To help readers and others who fall into that target group, Fortney & Scott’s Blacklisting Team has prepared a White Paper outlining the new obligations, along with suggestions on how to proceed. You may access the White Paper here. Following are some key points: read more…

Final ‘blacklisting’ rule for federal contractors issued

August 25, 2016 - by: Tammy Binford 0 COMMENTS

The long-awaited regulations implementing the Fair Pay and Safe Workplaces Executive Order—often called the “blacklisting” rule—were made final on August 24, even though change may be on the way as a result of litigation and legislation. The final rule, announced by the U.S. Department of Labor (DOL) and the Federal Acquisition Regulatory Council, will take effect on October 25.

President Barack Obama signed the Executive Order in July 2014. The order’s purpose is to require prospective federal contractors to disclose violations of 14 federal labor and employment laws during the previous three years once the new rule is fully phased in. Those laws address wage and hour issues, safety and health requirements, collective bargaining, family and medical leave, and civil rights protections. Government agencies are to consider the disclosures when awarding federal contracts.

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Columbia University decision latest NLRB victory for unions

August 24, 2016 - by: Tammy Binford 0 COMMENTS

Colombia university campus groundsThe National Labor Relations Board’s (NLRB) ruling that graduate student assistants at private colleges and universities are entitled to unionize is the latest Board action seen as a boon to union interests.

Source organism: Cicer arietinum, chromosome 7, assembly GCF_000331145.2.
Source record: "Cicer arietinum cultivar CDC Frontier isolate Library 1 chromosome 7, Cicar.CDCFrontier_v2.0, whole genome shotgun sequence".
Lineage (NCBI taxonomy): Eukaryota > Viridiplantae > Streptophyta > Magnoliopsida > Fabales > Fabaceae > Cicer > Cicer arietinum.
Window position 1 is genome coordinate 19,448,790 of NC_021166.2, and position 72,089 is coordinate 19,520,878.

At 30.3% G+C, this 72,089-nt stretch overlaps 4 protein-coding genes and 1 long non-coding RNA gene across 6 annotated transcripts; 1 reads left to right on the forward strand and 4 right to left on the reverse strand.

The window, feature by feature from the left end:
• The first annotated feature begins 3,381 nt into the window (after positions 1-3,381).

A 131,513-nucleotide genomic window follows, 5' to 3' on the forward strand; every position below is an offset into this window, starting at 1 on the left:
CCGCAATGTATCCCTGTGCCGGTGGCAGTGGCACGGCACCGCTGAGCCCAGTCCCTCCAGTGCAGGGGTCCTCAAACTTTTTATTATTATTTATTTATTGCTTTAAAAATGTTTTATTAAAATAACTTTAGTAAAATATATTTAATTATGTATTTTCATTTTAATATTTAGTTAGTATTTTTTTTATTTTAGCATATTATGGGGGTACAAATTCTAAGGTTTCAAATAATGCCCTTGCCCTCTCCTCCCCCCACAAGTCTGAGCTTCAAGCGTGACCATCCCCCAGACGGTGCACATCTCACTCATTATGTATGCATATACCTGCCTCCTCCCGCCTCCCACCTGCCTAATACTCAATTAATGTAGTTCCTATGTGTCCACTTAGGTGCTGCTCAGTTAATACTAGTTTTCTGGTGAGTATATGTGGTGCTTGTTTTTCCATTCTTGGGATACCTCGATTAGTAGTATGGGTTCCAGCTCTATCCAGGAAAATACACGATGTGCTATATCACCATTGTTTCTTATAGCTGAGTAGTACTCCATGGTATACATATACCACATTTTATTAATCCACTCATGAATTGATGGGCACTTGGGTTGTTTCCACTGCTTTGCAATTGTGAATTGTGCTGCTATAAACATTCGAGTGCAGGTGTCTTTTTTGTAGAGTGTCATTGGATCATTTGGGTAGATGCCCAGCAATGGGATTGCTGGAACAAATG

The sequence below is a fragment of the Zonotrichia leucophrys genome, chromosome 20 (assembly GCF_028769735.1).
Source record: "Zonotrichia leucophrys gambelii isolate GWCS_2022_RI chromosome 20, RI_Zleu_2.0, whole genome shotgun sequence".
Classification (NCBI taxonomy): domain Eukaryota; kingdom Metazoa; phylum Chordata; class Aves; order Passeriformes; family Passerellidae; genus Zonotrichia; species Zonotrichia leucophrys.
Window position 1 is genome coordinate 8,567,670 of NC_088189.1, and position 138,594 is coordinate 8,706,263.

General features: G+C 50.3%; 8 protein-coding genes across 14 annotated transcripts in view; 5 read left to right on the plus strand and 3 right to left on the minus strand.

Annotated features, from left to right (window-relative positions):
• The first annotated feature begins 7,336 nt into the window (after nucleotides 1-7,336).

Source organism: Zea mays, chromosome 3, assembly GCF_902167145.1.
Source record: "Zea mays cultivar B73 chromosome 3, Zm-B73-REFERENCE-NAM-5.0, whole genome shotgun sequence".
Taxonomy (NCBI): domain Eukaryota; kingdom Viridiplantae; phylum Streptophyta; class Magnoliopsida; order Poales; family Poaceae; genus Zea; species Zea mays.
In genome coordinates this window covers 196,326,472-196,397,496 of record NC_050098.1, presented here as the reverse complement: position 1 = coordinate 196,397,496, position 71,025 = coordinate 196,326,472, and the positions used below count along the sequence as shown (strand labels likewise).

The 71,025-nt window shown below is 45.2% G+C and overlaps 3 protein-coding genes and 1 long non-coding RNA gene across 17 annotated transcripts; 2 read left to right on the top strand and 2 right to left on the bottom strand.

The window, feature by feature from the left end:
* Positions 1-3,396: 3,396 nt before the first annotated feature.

In a 3-1 decision issued on August 23, the Board ruled that graduate assistants at Columbia University are employees as well as students and may therefore be represented by a union. The ruling overturns the 2004 Brown University decision that determined that students working as teaching and research assistants should be considered students, not employees.

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Arizona voters will decide minimum wage, recreational marijuana proposals

by Dinita L. James
Gonzalez Law, LLC

On August 18 and 19, two Maricopa County Superior Court judges cleared the way for two voter initiatives with significant implications for Arizona employers to appear on the November ballot. One would raise the statewide minimum hourly wage to $10 on January 1, 2017, and the other would make recreational marijuana legal for people 21 and older and establish a regulatory system like Colorado’s.

Opponents of both measures challenged the petition procedure through which hundreds of thousands of Arizona citizens had endorsed putting the proposed laws to a vote. The dismissal of both lawsuits on August 19 likely means voters will get their say on whether the two provisions will become law.

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Notice for Colorado’s new pregnancy accommodation law available

by Besse H. McDonald

The Colorado Civil Rights Division has released a suggested notice for employers to post related to the state’s new pregnancy accommodation law. Under the law, Colorado employers must post a notice of employee rights as well as provide written notice to new hires at the start of employment and existing employees no later than December 8, 2016.

The new law, which went into effect on August 10, requires employers to provide reasonable accommodations to applicants and employees for health conditions related to pregnancy or physical recovery from childbirth unless doing so would impose an undue hardship on the employer. The new law’s requirements also include an obligation to engage in the interactive process to identify reasonable accommodations.